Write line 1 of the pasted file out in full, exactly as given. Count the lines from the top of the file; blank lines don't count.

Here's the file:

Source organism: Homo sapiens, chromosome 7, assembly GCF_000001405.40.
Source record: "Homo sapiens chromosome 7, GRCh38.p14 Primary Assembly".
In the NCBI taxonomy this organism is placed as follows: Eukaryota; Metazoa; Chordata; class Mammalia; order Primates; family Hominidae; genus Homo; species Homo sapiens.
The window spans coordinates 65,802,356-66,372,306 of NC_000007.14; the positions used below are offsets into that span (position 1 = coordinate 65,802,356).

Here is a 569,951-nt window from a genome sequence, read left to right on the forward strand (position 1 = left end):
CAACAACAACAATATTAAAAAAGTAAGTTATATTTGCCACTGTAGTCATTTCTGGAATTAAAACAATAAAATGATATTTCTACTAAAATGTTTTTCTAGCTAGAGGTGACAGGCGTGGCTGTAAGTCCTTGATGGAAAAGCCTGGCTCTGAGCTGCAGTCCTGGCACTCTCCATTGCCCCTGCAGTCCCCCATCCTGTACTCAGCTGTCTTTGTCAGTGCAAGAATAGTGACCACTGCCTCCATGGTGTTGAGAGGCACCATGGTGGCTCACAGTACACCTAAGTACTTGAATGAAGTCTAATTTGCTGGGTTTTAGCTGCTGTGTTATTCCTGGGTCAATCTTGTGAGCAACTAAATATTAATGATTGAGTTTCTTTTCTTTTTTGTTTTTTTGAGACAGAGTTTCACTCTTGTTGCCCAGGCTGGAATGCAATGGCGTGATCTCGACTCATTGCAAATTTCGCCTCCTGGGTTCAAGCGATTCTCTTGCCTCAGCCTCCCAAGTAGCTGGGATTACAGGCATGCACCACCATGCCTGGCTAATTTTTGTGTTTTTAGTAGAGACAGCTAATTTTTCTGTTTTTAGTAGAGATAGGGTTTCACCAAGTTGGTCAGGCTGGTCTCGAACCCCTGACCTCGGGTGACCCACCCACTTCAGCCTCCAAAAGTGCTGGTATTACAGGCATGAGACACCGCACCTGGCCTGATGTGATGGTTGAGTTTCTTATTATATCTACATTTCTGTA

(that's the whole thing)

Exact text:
Source organism: Homo sapiens, chromosome 7, assembly GCF_000001405.40.